Search algorithms used in digital communications can help make the cumbersome procedure of identifying effective multi-drug combinations easy, say researchers.
Led by Dr. Giovanni Paternostro, a scientist at the Burnham Institute for Medical Research, a research team used the stack sequential algorithm developed for digital communications to search for optimal drug combinations.
Writing about their work in PLoS Computational Biology, the researchers said that the algorithm could integrate information from different sources, including biological measurements and model simulations, which differed it from the classic systems biology approach by having search algorithms rather than explicit quantitative models as the central element.
The researchers further said that the variability of biological systems was the fundamental motivation for the strategy.
Combination therapies have demonstrated efficacy in treating complex diseases such as cancer and hypertension, but it is difficult to identify safe and effective combination treatment regimens using only trial and error, said Dr. Paternostro.
As personalized medicine moves from the present emphasis on diagnosis and prognosis to therapy, the problem of searching for optimal drug combinations uniquely suited to the genetic and molecular profile of each patient will need to be solved. This research is a first step in that direction, the researcher added.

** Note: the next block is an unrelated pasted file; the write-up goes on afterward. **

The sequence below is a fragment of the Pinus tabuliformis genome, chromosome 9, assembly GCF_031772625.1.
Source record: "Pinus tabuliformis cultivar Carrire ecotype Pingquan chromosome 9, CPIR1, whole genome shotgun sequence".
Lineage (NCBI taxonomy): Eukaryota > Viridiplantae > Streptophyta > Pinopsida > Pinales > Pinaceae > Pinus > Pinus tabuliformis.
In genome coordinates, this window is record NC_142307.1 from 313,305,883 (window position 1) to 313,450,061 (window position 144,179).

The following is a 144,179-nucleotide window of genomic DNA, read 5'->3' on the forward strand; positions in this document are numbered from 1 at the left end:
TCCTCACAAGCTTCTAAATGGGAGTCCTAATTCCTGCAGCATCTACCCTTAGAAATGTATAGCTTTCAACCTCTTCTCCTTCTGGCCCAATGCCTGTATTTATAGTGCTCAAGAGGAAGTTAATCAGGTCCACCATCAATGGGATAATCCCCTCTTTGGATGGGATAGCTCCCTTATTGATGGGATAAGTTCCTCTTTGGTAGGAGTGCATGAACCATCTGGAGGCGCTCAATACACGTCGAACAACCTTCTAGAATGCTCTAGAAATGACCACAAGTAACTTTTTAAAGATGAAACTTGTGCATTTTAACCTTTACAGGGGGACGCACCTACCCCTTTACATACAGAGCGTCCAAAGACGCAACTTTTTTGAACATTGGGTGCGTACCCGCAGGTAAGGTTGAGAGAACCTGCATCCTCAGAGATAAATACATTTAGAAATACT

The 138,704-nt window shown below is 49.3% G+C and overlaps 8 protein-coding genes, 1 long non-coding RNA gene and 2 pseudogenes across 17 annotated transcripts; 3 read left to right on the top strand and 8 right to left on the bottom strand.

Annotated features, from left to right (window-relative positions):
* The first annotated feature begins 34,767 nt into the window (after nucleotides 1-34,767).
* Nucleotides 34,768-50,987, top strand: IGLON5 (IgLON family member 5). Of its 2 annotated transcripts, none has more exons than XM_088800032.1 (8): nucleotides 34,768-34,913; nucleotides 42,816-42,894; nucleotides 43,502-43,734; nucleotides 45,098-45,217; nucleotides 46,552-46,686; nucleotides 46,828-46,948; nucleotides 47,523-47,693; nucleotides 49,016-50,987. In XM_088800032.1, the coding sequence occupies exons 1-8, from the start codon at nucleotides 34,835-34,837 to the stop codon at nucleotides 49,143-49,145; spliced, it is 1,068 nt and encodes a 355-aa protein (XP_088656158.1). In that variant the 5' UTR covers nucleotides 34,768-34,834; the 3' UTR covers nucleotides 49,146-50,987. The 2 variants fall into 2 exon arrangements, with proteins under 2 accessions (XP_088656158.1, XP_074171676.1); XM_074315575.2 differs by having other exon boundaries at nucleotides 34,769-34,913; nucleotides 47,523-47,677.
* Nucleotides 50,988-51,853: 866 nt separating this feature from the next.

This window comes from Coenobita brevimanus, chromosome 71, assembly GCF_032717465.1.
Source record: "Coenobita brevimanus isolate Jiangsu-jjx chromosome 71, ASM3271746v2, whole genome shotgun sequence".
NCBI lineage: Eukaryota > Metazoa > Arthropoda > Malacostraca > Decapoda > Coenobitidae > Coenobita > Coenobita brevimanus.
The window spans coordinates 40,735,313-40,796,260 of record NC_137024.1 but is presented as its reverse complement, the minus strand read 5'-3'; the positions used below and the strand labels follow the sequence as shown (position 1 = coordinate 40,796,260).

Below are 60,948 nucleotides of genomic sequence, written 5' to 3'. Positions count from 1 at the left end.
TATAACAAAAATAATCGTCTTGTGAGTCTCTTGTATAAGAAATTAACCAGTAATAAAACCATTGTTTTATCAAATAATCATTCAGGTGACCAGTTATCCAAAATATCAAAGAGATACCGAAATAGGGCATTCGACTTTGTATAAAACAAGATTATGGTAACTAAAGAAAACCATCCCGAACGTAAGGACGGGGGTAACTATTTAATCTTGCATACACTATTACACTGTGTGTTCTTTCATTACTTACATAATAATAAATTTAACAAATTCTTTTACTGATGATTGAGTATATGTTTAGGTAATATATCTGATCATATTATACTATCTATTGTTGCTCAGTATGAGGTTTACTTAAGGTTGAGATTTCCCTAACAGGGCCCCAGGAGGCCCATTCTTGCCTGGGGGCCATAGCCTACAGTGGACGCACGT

Current methodology for identifying effective combination therapies involves exhaustive testing. However, the exponential expansion of possibilities precludes exploring large combinations using this approach.
Many chemotherapy regimens include six drugs from a pool of 100. A study including all combinations at three different doses would have to digest 8.9 x 1011 possibilities. The problem requires a new approach rather than more efficient screening technology.
The researchers, during the study, tested a small subset of the possible drug combinations identified using the algorithms in two biological model systems.
One system studied improvement in the physiological decline associated with aging in Drosophila melanogaster fruit flies, while the other tested for selective killing of cancer cells.
In both cases, effective drug combinations were identified by combining the algorithm with biological tests.
Our work was greatly helped by collaborators with expertise in medicine, engineering and physics from Burnham, University of California, San Diego and Michigan State University, said Dr Paternostro.
We especially benefited from suggestions from Dr. Andrew Viterbi, inventor of the Viterbi algorithm so widely used in digital communications, who pointed to parallels between this biological problem and signal decoding, the researcher added.
The study was funded by the Ellison Medical Foundation, National Institutes of Health and the National Science Foundation.